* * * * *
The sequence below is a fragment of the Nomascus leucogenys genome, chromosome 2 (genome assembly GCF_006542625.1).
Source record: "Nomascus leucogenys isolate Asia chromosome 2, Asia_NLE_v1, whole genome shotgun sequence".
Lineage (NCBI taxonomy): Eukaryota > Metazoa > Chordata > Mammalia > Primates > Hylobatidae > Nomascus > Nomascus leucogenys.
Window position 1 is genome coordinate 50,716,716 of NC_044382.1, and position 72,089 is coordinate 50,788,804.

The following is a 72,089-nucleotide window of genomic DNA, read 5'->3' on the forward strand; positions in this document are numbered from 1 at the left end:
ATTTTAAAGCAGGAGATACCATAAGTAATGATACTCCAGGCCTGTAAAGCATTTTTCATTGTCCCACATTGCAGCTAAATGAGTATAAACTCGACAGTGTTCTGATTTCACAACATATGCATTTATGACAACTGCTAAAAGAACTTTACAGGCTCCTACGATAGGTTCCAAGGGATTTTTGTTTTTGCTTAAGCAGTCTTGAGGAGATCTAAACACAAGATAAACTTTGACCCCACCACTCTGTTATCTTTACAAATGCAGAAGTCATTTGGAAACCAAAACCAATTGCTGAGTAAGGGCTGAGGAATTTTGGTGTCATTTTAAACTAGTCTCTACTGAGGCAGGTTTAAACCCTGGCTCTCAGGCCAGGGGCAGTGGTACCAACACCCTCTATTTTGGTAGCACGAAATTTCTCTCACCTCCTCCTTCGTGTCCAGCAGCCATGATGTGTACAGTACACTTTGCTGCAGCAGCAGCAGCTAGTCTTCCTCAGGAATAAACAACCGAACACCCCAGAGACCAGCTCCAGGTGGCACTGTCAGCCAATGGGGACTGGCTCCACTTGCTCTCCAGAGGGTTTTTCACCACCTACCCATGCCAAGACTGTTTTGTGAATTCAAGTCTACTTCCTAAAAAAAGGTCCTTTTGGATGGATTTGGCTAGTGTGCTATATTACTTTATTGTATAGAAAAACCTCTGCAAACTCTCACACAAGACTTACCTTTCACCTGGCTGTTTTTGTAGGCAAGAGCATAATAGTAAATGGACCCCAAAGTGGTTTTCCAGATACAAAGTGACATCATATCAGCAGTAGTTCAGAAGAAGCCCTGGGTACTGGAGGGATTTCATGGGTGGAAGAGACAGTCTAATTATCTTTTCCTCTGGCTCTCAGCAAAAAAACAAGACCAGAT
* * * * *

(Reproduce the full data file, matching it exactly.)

The sequence below is a fragment of the Nomascus leucogenys genome, chromosome 2 (genome assembly GCF_006542625.1).
Source record: "Nomascus leucogenys isolate Asia chromosome 2, Asia_NLE_v1, whole genome shotgun sequence".
Lineage (NCBI taxonomy): Eukaryota > Metazoa > Chordata > Mammalia > Primates > Hylobatidae > Nomascus > Nomascus leucogenys.
Window position 1 is genome coordinate 50,716,716 of NC_044382.1, and position 72,089 is coordinate 50,788,804.

The following is a 72,089-nucleotide window of genomic DNA, read 5'->3' on the forward strand; positions in this document are numbered from 1 at the left end:
ATTTTAAAGCAGGAGATACCATAAGTAATGATACTCCAGGCCTGTAAAGCATTTTTCATTGTCCCACATTGCAGCTAAATGAGTATAAACTCGACAGTGTTCTGATTTCACAACATATGCATTTATGACAACTGCTAAAAGAACTTTACAGGCTCCTACGATAGGTTCCAAGGGATTTTTGTTTTTGCTTAAGCAGTCTTGAGGAGATCTAAACACAAGATAAACTTTGACCCCACCACTCTGTTATCTTTACAAATGCAGAAGTCATTTGGAAACCAAAACCAATTGCTGAGTAAGGGCTGAGGAATTTTGGTGTCATTTTAAACTAGTCTCTACTGAGGCAGGTTTAAACCCTGGCTCTCAGGCCAGGGGCAGTGGTACCAACACCCTCTATTTTGGTAGCACGAAATTTCTCTCACCTCCTCCTTCGTGTCCAGCAGCCATGATGTGTACAGTACACTTTGCTGCAGCAGCAGCAGCTAGTCTTCCTCAGGAATAAACAACCGAACACCCCAGAGACCAGCTCCAGGTGGCACTGTCAGCCAATGGGGACTGGCTCCACTTGCTCTCCAGAGGGTTTTTCACCACCTACCCATGCCAAGACTGTTTTGTGAATTCAAGTCTACTTCCTAAAAAAAGGTCCTTTTGGATGGATTTGGCTAGTGTGCTATATTACTTTATTGTATAGAAAAACCTCTGCAAACTCTCACACAAGACTTACCTTTCACCTGGCTGTTTTTGTAGGCAAGAGCATAATAGTAAATGGACCCCAAAGTGGTTTTCCAGATACAAAGTGACATCATATCAGCAGTAGTTCAGAAGAAGCCCTGGGTACTGGAGGGATTTCATGGGTGGAAGAGACAGTCTAATTATCTTTTCCTCTGGCTCTCAGCAAAAAAACAAGACCAGAT